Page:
[Nintendo Switch] Cathedral Review
Explore the mysterious cathedral and its surrounding areas as you try to figure out what is really going on! Are you ready? Then check out our Cathedral review!
Make your way through a vast world to unravel the secrets of your past in this fast-paced action adventure game!
Wake up in a world with no recollection of how you got there. A world full of secrets, hidden rooms, dungeons and towns; Cathedral features a vast world, meant for exploring!
Control a nameless protagonist from a different world and team up with the spirit known as Soul and set out to demolish the demi-god known only as Ardur.
An action adventure game ready to challenge you!
– Just like the days of the past, this is not a game that will hold your hand. Set out adventuring to dungeons where enemies roam every corner and treacherous bosses guard every treasure.
A world meant for exploring
– A massive hand-crafted world filled to the brim with exciting new areas, upgrades, collectibles and many secrets to be found. Use the handy in-game map so you’ll always find your way forward.
Just like the good old days
– Cathedral is an homage to games of the past, built using modern technology. With a retro aesthetics color palette, sound capabilities and a chipping’ good soundtrack it’ll take you on a beautiful pixelated journey.
Cathedral is the latest in what, at this point, seems to be a never-ending series of retro throwback Metroidvania games on Nintendo Switch. Mind you, I love Metroidvanias, but it’s 2021, and it takes something special to set a new game apart in the genre. Does Cathedral have what it takes to do that?
Cathedral is very light on story. Your character doesn’t have a name, and you start in the cathedral with really no backstory. After exploring a bit, you’ll actually leave the cathedral and begin adventuring in the surrounding areas on a quest to find four orbs. It’s very familiar territory for those who played NES games as a kid, and Cathedral on Nintendo’s console certainly does this right.
Once you get going, you can travel in a few different directions as you explore and start to find power-ups that will allow you to move from one area to the next one. My initial impression was that the experience seemed tough but fun. Platforming feels good, and enemies are of the “learn their movement and attack patterns” variety. Sure, I died here and there, but I was able to learn from my mistakes to carry on with my adventure. I was able to look at the map and see the completion percentage as I progressed from room to room.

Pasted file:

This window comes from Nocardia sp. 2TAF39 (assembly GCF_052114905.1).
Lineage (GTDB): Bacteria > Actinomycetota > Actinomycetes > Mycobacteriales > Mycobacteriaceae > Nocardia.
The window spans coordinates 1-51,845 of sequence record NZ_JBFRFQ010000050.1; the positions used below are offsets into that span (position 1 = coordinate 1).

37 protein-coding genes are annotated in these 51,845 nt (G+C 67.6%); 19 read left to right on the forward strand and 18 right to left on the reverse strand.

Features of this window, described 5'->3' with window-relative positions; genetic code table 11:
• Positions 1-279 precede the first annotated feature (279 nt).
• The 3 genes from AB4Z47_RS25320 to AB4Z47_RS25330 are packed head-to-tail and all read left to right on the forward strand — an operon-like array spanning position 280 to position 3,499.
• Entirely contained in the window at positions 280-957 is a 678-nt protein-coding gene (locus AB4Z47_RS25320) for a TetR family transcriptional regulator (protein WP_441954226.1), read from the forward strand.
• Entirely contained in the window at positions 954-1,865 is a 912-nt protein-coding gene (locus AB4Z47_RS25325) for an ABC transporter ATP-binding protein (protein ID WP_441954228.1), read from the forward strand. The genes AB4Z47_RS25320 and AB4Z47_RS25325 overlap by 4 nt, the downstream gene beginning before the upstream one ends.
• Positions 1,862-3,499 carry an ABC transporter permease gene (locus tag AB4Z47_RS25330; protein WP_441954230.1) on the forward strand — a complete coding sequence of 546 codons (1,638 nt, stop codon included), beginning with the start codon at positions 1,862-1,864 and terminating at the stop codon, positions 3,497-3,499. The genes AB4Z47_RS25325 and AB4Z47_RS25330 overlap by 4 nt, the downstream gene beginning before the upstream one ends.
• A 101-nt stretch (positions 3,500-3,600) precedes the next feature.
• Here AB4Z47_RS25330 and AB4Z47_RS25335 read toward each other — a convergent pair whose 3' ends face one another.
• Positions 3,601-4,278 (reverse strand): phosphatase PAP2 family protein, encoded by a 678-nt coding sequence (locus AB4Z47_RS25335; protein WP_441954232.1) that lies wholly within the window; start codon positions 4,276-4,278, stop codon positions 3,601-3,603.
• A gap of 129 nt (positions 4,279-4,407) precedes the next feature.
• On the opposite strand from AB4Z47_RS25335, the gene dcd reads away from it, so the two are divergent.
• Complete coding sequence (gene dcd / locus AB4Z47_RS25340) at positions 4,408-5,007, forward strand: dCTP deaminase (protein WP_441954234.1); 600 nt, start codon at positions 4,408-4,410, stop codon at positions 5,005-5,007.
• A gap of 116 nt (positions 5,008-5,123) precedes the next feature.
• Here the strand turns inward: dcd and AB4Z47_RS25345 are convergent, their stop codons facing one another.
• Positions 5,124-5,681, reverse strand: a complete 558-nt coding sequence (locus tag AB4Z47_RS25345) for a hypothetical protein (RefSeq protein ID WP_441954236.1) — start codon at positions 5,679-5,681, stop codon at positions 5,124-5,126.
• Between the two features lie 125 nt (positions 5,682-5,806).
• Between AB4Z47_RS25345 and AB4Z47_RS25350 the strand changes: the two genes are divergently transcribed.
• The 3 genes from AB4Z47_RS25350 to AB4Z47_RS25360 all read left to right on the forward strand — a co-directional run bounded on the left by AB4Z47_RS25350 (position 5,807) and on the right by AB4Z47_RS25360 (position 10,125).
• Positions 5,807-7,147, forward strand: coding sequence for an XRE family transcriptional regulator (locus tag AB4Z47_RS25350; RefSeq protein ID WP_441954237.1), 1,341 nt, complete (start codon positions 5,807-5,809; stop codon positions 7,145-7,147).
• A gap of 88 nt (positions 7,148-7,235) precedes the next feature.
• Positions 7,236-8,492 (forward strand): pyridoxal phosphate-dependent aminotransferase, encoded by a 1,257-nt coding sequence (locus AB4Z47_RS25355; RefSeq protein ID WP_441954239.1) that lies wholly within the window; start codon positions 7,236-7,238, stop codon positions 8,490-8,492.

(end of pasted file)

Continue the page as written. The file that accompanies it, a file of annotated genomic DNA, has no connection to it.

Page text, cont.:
Given the game’s name, I thought I’d spend all of my time inside of the cathedral, so I was honestly surprised when I ended up in a town with shops and quests all around it. The adventure also opened up the world in a way I didn’t expect, as there were many other areas I could choose to explore right away. I think this is where I started to see the cracks in the experience. The game opened up massively with different areas to explore, and I started to feel some anxiety about which direction to go. It was interesting since it’s a feeling I don’t often get when playing. This is also where I felt the combat got significantly more difficult, especially with enemies respawning upon leaving and reentering rooms. The exploration felt good, and all of the areas of this world felt unique in design with good platforming, but something felt missing.
This will change from person to person, but I like my Metroidvania’s to be shorter experiences, with the sweet spot usually being between 6-12 hours. Cathedral is significantly longer, with over 20 hours needed to at least beat the main campaign. For me, that sometimes can feel like a Metroidvania game overstaying its welcome, but you might feel different about it.
Visually, I loved the retro NES throwback design to the title, making it feel like it’s right from that era. I will say that it does feel as if Cathedral struggles to find a unique visual identity to make it stand out in your mind. I did love the chiptune soundtrack of the game, with each new song becoming my new favorite. It’s a very pleasing soundtrack that will delight your ears!
I had a good time with Cathedral. I loved the retro visual aesthetic of the world, even if, at times, it feels as if it lacks its own identity. I think my biggest issues are the difficulty and the length, but these can certainly be something that you find more appealing. In the end, Cathedral is still a fun Metroidvania and good option for fans of the genre on Nintendo Switch.
This Cathedral review is based on a Nintendo Switch copy provided by Elden Pixels.